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Benjamin Franklin is having a moment. For decades he has hovered on the periphery of popular representations of the American founding. This month, however, Franklin gets marquee billing as the focus of a four-hour biographical documentary from filmmaker Ken Burns (premiering Monday on PBS), plus a new book from writer Michael Meyer on the afterlife of Franklin’s philanthropic efforts. This follows on the heels of a February announcement that Michael Douglas will play Franklin in an upcoming Apple TV+ limited series based on his life.
It is, in some ways, odd that Franklin has not gotten the same level of attention as his compatriots during the flourishing of “Founders Chic,” a two-decade-old trend in American popular history in which biographers, writers, and musical theater impresarios have celebrated the major figures of the Revolution as an 18th century “greatest generation” that nobly led the United States to independence and set it on a path to freedom. Franklin was a generation older than many of the others involved in the founding, a fact that has affected his portrayals in this recent wave of Founder-centric pop culture. In the 1969 Broadway musical 1776, a Founders Chic precursor, Franklin is the avuncular sidekick to John Adams and Thomas Jefferson, dispensing one-liners and the occasional timely advice to keep independence moving. In HBO’s 2008 miniseries John Adams, Franklin, no longer a friendly father figure, is instead portrayed by Tom Wilkinson as a lecherous schemer who preys on the women of Paris and undercuts Adams’ efforts at American diplomacy. Lin-Manuel Miranda cut a Franklin number from Hamilton (2015), but later released it as a stand-alone track performed by the Decemberists. In the voice of Franklin, lead singer Colin Meloy recounts his career accomplishments, leading into a repeated chorus, “Do you know who the f*** I am?” Given the song’s message, it’s a touch ironic that Miranda so easily sidelined Franklin, but that’s how things have gone for the Philadelphian, who has so often seemed like an outlier in the story of the founding.
Why has the spotlight now swung to Franklin? One easy answer is that he’s always seemed to be the Founding Father most likely to enjoy modern American life. One can readily envision Franklin engaging in debates via blog, Twitter feed, or TikTok. That modern sensibility makes him a useful subject for humor. Unlike most of the other Founders, he was truly self-made. His family was not destitute while he grew up in Boston, but he was the 15th of 17 children, and the youngest son. He worked hard wherever he went, from his brother’s printing office in Boston to ones in Philadelphia and London. He cultivated connections with important men in each place. And he sought to project precisely that image to the world. “In order to secure my Credit and Character as a Tradesman,” he wrote in his autobiography, “I took care not only to be in Reality Industrious and frugal, but to avoid all Appearances of the Contrary.” The fact that he rose from a position as a youngest son of a candle- and soap-maker to become a wealthy businessman, renowned scientist, political leader, and diplomat is legitimately impressive, but it also makes him a Founder particularly suited to contemporary American hustle culture.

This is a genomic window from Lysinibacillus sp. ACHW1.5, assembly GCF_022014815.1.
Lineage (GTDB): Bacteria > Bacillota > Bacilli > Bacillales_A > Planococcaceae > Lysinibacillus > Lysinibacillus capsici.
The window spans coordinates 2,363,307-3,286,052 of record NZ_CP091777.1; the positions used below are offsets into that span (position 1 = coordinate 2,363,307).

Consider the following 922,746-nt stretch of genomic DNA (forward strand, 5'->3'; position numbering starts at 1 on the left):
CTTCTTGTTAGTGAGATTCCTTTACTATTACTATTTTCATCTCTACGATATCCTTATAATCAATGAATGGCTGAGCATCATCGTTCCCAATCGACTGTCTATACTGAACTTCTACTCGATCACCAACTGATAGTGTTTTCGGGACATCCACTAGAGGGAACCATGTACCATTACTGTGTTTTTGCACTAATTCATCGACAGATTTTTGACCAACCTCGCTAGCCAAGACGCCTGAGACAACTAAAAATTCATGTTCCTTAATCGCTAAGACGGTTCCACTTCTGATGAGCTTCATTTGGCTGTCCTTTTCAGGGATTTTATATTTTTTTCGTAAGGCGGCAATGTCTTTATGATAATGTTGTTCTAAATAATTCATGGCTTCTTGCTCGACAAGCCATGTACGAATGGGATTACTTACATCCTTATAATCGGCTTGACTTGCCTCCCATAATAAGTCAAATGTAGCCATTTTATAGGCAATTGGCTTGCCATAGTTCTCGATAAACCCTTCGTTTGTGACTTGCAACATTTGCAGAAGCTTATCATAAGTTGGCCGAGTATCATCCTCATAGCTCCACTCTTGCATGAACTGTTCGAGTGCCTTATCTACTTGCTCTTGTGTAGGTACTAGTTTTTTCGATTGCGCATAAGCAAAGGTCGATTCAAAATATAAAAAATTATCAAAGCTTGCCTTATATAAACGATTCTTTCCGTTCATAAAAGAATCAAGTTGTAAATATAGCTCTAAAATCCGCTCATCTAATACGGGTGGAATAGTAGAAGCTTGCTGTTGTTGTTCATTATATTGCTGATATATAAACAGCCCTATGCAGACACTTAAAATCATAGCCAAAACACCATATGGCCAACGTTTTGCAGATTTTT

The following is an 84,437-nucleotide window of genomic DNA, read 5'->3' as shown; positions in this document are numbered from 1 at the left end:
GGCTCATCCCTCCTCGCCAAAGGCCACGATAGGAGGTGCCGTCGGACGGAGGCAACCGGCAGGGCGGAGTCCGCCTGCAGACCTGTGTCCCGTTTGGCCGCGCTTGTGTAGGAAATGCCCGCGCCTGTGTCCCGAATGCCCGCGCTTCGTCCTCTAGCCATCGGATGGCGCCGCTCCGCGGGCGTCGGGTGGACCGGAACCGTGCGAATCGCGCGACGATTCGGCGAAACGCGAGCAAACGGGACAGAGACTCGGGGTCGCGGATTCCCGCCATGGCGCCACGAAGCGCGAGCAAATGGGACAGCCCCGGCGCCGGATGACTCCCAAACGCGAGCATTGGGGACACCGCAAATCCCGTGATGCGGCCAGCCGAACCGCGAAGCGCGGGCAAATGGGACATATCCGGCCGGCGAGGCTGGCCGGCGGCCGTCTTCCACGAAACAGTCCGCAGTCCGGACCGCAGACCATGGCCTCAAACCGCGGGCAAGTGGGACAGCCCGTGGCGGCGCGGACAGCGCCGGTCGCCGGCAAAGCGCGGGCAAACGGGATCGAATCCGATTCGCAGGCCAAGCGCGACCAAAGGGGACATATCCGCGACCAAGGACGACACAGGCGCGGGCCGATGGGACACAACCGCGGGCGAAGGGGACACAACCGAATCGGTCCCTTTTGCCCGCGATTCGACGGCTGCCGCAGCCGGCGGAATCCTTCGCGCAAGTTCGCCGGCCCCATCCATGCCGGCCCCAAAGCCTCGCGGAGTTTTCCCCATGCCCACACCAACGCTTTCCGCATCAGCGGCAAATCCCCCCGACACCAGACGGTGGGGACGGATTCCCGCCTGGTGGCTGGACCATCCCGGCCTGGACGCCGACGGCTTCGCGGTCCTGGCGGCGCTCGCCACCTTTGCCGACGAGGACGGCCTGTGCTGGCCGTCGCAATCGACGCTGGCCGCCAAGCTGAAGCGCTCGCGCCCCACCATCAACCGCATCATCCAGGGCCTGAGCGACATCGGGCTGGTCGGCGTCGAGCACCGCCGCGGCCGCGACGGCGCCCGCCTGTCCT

He also appears accessible and human in his writings. Jefferson, by contrast, is practically inscrutable; Washington cultivated during his own lifetime an arm’s-length distance from the general public; John Adams—well, the man did many great things, but he was prickly. Franklin, in the writings he left behind, appears warm and fun-loving. And he wore his flaws lightly—the contradictions between his accomplishments and his failures are right in the open, sometimes thanks to Franklin himself. In his most extensive piece of writing, his autobiography, Franklin recounts both his triumphs and tribulations. He outsmarts his brother James to escape his indenture, but then arrives in Philadelphia with barely enough money to feed himself. After wandering the streets with “three great Puffy Rolls”—one to eat and one under each arm—he enters a Quaker meeting house and promptly falls asleep. He outlines an attempt at self-discipline by cultivating virtues such as temperance, frugality, and justice. But upon informing his friends about the plan, they insisted that he add one more: humility. He interprets that to mean that he should “imitate Jesus and Socrates.”
The biographical detail that he considered his own greatest error in life has resonated all the more in recent years. In 1736, Franklin’s 4-year-old son Francis died of smallpox, a disease to which nearly everyone in the 18th century world was exposed. The death could have been prevented. As Franklin reports, “I long regretted bitterly and still regret that I had not given it to him by Inoculation,” a poignant memory that has resurfaced numerous times in conversations around vaccination generated during the COVID-19 pandemic.